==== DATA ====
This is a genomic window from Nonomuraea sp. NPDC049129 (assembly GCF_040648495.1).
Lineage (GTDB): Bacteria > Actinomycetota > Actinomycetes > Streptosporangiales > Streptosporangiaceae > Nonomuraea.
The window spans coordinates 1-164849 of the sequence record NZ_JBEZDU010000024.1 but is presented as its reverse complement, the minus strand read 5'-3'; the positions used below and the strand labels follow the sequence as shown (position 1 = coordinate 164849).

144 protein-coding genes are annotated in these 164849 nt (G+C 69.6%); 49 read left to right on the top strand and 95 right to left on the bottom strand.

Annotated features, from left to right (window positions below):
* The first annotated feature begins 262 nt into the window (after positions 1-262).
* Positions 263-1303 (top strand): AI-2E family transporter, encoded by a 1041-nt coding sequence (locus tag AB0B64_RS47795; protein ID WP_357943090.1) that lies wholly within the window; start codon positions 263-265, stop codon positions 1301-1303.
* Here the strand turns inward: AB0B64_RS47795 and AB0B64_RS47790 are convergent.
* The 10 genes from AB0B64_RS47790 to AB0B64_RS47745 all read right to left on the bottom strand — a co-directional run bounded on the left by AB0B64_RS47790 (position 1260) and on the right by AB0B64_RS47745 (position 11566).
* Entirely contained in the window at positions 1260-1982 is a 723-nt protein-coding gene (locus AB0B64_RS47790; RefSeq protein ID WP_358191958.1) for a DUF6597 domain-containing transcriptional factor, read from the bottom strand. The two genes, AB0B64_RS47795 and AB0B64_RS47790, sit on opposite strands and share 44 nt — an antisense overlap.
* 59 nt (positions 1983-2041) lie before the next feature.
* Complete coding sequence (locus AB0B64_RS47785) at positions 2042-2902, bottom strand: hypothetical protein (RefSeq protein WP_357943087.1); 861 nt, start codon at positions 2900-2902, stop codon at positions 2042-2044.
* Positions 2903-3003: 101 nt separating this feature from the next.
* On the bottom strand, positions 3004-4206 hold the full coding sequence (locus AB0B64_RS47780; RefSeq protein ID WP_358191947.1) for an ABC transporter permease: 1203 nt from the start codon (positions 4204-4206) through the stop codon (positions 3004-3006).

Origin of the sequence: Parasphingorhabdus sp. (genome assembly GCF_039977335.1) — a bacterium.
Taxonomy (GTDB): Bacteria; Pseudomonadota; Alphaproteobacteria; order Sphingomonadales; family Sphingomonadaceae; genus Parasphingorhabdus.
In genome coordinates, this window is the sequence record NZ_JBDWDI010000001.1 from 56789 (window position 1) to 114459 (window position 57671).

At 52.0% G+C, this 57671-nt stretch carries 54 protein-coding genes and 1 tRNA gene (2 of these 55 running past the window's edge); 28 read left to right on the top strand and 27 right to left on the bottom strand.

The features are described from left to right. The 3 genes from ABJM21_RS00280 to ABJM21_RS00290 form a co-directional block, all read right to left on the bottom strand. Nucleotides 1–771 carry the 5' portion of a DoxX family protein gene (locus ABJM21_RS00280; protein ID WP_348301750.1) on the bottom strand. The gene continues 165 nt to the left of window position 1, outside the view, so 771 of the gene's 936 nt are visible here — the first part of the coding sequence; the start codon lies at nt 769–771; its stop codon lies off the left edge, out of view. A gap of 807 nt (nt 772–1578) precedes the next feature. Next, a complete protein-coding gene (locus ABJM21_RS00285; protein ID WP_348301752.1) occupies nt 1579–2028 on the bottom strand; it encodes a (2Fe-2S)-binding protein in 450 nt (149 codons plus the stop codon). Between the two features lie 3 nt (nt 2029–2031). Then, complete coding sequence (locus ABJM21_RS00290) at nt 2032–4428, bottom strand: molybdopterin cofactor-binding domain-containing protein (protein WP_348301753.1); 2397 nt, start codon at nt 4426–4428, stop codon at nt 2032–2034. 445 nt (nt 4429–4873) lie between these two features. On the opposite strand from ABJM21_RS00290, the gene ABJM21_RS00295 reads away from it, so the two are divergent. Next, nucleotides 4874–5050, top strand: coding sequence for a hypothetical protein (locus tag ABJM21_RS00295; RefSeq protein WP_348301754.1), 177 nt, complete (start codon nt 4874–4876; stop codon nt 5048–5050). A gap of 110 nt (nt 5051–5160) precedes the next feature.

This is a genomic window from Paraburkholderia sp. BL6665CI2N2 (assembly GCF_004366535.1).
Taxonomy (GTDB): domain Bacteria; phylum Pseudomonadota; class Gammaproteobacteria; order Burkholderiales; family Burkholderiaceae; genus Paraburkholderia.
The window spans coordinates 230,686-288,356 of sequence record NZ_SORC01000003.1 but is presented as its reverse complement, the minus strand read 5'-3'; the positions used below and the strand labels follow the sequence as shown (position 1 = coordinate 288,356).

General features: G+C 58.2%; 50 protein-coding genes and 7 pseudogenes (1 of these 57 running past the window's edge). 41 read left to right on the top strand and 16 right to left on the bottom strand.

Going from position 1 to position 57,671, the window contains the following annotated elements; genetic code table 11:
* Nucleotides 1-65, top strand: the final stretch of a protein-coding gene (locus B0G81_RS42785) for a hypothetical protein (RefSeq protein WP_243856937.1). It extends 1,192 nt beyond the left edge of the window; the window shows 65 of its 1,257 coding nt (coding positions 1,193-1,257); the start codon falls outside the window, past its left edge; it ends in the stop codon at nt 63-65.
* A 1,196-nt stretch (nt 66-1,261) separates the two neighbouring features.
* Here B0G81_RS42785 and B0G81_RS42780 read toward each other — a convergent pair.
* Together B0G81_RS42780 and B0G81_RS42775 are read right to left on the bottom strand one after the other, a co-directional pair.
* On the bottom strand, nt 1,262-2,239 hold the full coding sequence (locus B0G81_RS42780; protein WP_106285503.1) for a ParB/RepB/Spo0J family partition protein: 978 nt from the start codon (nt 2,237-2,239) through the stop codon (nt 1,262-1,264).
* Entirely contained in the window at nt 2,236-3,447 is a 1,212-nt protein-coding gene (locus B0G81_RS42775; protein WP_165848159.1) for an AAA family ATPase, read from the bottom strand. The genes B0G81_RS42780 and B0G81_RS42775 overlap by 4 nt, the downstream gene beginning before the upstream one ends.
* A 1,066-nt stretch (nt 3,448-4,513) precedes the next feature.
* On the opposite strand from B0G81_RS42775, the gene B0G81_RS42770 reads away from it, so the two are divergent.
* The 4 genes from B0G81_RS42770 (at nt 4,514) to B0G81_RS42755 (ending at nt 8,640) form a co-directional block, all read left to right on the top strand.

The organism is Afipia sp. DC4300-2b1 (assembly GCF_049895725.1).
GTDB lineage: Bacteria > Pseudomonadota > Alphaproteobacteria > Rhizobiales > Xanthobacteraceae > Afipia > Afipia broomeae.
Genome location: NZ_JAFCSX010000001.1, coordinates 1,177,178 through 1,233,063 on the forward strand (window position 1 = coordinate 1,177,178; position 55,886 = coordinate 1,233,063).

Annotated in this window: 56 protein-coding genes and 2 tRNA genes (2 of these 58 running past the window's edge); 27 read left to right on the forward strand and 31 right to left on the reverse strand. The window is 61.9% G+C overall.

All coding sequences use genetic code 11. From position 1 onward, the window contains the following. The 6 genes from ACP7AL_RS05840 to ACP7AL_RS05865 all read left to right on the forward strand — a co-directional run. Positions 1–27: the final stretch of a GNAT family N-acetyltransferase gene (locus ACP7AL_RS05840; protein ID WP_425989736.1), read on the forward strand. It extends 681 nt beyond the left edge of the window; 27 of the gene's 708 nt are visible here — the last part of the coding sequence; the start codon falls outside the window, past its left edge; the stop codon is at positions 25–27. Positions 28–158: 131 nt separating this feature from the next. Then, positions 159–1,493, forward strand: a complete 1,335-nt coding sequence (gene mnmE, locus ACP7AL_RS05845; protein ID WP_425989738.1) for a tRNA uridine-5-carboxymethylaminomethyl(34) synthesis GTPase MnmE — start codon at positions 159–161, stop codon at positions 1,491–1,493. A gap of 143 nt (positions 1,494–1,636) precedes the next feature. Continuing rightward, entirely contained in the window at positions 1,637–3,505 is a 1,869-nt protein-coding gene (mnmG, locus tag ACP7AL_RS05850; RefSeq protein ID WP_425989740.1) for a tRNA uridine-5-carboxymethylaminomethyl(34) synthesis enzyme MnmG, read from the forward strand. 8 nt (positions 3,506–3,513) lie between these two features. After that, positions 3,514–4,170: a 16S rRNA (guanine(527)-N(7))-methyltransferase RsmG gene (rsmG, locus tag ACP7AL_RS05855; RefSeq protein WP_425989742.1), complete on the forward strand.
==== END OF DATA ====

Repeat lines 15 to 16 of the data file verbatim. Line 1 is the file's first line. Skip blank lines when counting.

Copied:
Origin of the sequence: Parasphingorhabdus sp. (genome assembly GCF_039977335.1) — a bacterium.
Taxonomy (GTDB): Bacteria; Pseudomonadota; Alphaproteobacteria; order Sphingomonadales; family Sphingomonadaceae; genus Parasphingorhabdus.